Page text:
REVIEW: Green Valley #1

Every now and then Image Comics will break from its usual routine of science fiction stories to venture places not often tread: Manifest Destiny, W+D, Rat Queens, etc… Green Valley is one of those cases, taking place during the medieval era. Written by Max Landis,, penciled by Giuseppe Gamuncoli, inked by Cliff Ratherburn and colored by Jean-Francois Beaulieu, this book had a ton of potential going in. This expectation was matched, and even exceeded in some cases, with the art. Unfortunately, though, the script was a massive let down.

The issue started out with a slow momentum. Max spent a lot of time building up character relationships with monotonous dialogue, which is not a good sign for the beginning of the series. Still, I pushed on until I got to the actual meat of the story. Once the battle between our main character and the villain ensued, the story really started to pick up some steam. That being said, this is where the book SHOULD have started; you should always strive to start your book as close to the beginning climax as possible. (On a tangent here, this isn’t to say that every story has to have violence to have action; in fact, quite the opposite; action, to me, is anytime where an obstacle is presented to the main character, and he has to figure out a way to deal with that). As the script moved forward, I found little things that I enjoyed, from the writing, here and there. The scene between the main character and his girlfriend was pretty entertaining and heartfelt. However, this big looming shadow grew closer as the page numbers increased.

Halfway through the book it hit me, I have seen this same exact plot before, many of times over. This is the same cookie-cut story that every single action movie has used since the dawn of time: Group of undefeated heroes vanquishes an enemy; They are welcomed home with a massive celebration; The leader of the group ducks out to find his girlfriend preparing a romantic surprise; He expresses his longing to leave the life of war behind him and start a family with her; He proposes, she accepts, and they consummate the event; Awaken by an alarming sound, the leaders home is being destroyed by the villains he fought at the beginning; His fiance dies, his home is destroyed, and he swears revenge. Sound familiar? Now, I am not saying that using a troupe like this is horrible. In fact, plenty of great comics use generic plots all over the place. What makes them amazing then? Execution. They mask this conventional, overused, generic, plot in such a way that it isn’t so painfully obvious. This is NOT one of those comics. It is all too on the nose, and Max made no attempt to hide this basic story structure.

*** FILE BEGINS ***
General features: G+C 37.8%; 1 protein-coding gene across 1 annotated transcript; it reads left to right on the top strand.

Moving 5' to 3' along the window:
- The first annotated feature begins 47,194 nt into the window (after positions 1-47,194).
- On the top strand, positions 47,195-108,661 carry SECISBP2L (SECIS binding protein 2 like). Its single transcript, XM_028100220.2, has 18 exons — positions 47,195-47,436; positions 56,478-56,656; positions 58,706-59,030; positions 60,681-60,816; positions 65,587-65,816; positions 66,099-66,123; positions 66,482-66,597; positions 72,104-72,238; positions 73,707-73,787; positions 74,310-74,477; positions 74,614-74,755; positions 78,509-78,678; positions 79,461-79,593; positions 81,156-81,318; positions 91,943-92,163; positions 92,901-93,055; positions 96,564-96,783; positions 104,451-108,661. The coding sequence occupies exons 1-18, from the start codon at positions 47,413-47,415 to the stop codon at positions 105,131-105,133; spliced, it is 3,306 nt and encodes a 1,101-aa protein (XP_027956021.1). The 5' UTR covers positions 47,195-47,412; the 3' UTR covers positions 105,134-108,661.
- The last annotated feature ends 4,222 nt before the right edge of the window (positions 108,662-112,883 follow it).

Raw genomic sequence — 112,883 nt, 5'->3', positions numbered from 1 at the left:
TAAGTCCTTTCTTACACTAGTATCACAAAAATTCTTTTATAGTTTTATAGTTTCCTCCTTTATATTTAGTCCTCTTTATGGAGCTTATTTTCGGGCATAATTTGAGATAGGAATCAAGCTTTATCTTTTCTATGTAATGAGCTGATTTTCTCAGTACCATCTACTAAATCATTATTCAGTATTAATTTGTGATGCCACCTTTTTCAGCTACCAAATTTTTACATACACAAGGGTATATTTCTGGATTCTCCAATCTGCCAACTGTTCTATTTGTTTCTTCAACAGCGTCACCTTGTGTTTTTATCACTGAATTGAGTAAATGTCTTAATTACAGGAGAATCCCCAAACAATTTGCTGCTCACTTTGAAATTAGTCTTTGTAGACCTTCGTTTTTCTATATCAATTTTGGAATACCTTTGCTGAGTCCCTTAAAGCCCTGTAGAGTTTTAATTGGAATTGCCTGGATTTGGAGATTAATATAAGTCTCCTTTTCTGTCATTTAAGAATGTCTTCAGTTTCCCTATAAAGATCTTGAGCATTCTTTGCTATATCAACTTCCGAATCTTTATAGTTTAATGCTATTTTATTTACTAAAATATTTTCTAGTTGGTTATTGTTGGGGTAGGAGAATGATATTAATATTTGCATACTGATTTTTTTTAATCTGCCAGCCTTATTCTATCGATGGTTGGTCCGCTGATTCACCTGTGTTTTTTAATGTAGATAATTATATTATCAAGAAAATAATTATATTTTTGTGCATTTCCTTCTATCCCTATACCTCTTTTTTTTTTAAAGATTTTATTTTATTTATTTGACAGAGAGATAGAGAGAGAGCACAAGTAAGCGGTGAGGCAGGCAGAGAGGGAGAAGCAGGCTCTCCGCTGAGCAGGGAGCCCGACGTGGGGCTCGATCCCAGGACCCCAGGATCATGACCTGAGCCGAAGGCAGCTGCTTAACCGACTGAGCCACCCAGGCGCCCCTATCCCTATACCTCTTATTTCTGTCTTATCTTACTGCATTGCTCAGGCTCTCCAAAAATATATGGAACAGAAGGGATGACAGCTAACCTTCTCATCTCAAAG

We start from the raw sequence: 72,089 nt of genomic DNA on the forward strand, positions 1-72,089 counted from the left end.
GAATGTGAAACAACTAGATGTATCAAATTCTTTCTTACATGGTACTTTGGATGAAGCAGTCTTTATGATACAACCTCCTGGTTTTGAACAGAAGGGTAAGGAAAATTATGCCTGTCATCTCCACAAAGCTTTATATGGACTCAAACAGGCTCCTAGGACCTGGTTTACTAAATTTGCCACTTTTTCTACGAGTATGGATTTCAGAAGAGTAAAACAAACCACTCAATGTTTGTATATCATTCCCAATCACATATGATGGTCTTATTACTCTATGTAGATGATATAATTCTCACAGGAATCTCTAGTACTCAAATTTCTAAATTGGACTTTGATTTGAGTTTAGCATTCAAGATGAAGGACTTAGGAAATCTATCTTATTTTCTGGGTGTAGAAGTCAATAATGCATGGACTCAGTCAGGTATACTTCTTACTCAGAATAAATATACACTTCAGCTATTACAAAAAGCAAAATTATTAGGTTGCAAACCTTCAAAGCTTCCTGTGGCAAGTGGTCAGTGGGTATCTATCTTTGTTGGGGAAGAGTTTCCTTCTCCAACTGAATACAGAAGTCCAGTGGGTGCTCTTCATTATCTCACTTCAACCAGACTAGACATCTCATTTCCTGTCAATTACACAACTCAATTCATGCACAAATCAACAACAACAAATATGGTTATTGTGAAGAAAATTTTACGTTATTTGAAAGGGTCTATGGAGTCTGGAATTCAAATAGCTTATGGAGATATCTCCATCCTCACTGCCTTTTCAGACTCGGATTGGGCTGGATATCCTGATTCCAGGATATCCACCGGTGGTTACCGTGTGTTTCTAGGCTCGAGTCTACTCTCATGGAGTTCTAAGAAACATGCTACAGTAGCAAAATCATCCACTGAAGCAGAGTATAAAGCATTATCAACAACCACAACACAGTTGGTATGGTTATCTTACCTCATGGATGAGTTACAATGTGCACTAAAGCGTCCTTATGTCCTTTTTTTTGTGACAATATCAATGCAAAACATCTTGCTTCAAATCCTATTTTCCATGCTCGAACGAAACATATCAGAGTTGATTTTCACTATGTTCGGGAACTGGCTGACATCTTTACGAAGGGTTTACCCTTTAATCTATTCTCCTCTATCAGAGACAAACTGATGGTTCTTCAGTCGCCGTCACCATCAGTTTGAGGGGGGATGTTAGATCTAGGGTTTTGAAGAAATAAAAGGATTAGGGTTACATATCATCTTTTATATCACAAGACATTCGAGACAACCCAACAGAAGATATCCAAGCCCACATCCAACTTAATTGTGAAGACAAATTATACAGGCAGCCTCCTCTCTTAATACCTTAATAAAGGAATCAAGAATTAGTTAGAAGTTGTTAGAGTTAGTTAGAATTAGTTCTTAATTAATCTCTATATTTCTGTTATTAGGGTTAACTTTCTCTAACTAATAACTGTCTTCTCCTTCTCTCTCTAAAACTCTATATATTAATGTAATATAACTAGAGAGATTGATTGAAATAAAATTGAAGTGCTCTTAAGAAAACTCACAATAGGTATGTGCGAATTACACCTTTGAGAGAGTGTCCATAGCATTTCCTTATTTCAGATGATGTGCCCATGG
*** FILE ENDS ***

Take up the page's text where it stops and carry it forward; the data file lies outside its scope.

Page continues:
Thankfully, the art was gorgeous, which redeemed a lot of the flaws in the writing. Giuseppe killed it with the movement in this book. Whether is was the knights slashing arrows in the air with their swords, or women falling face first in a wine covered pig, he constantly kept this book in motion. The was no stagnation whatsoever, and he flowed smoothly from panel to panel. All of which Cliff did an equally great job capturing with his inks. He didn’t go overboard with pure black shadings, and his lines were crisp. Lastly is Jean-Francois. Most maybe familiar with his work on I Hate Fairyland, and those people I have to say this: get ready for something new. This guy somehow manages to switch from pure cel shading, animation style to this pseudo-watercolor rendering. It is gorgeous.

However, even with the amazing art, I still have to give this book a 2.5 out 5. Max’s work was just not up to par with the quality I have grown to expect from Image, which begs the question, how did his script get picked up in the first place? Needless to say, save your money, unless you really want to support the artists.

Story By: Max Landis
Art By: Giuseppe Camuncoli
Art By: Cliff Rathburn
Art By: Jean-Francois Beaulieu

 

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